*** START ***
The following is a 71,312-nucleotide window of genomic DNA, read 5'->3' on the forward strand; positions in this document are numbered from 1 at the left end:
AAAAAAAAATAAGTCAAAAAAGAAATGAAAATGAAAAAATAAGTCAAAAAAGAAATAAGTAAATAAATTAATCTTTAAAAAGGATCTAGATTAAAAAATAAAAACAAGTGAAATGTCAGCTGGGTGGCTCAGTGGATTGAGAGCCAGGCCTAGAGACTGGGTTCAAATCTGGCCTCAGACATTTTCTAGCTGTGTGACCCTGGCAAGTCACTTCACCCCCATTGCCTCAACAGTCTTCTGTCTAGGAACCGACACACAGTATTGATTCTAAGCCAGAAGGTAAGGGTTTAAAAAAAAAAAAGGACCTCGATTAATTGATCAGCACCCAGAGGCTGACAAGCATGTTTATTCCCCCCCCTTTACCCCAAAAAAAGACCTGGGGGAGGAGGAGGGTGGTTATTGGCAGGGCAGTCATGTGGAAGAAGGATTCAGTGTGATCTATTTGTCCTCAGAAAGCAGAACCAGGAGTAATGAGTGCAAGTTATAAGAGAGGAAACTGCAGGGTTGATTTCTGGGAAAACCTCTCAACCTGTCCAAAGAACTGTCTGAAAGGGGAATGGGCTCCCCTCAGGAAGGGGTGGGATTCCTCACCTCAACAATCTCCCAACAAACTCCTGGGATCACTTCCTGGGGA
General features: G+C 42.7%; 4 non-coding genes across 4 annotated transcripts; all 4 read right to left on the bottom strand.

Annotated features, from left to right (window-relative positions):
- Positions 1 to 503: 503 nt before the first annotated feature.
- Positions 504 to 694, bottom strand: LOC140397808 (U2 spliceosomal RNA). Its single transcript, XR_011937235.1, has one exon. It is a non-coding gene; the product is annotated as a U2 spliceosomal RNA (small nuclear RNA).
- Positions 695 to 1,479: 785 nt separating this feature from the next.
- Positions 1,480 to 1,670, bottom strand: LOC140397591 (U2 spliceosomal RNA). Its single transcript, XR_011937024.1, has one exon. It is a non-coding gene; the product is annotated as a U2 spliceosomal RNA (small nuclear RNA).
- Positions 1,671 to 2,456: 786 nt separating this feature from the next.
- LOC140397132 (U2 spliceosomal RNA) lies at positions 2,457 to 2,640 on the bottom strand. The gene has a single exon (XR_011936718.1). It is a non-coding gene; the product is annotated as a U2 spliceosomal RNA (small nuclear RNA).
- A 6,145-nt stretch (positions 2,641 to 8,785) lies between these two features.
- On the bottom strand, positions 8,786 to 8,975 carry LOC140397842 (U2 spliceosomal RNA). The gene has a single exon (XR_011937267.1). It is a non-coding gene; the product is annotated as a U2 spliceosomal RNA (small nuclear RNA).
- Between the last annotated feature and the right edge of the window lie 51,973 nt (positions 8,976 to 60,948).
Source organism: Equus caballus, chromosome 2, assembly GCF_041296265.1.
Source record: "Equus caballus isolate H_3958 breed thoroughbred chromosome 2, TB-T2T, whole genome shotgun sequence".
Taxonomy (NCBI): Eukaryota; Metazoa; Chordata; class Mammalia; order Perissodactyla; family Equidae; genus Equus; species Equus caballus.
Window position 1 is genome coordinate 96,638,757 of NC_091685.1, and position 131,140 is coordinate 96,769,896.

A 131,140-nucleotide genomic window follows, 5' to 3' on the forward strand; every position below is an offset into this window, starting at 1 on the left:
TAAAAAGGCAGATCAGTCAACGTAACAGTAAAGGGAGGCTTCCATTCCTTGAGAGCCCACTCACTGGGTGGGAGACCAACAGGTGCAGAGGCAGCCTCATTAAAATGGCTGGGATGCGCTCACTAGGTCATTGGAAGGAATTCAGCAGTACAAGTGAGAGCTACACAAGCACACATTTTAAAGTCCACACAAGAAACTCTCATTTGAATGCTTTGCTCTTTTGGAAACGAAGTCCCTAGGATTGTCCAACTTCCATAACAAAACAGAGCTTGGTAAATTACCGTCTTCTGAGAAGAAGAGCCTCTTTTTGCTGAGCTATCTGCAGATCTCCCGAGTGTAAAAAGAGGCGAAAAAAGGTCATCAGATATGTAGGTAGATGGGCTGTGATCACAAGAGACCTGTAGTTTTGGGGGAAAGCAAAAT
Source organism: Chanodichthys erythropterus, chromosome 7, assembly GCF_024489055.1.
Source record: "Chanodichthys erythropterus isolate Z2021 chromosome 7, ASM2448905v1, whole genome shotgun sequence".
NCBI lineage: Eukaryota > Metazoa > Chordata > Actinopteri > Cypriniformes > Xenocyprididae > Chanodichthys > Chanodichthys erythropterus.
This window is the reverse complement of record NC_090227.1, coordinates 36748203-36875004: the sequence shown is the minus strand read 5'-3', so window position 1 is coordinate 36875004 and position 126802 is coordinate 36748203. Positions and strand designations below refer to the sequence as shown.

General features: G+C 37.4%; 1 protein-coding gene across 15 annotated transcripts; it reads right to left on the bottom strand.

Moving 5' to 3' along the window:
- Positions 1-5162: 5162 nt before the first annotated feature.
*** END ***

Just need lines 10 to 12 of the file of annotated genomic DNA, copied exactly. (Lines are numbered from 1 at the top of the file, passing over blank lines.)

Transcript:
- LOC140397132 (U2 spliceosomal RNA) lies at positions 2,457 to 2,640 on the bottom strand. The gene has a single exon (XR_011936718.1). It is a non-coding gene; the product is annotated as a U2 spliceosomal RNA (small nuclear RNA).
- A 6,145-nt stretch (positions 2,641 to 8,785) lies between these two features.
- On the bottom strand, positions 8,786 to 8,975 carry LOC140397842 (U2 spliceosomal RNA). The gene has a single exon (XR_011937267.1). It is a non-coding gene; the product is annotated as a U2 spliceosomal RNA (small nuclear RNA).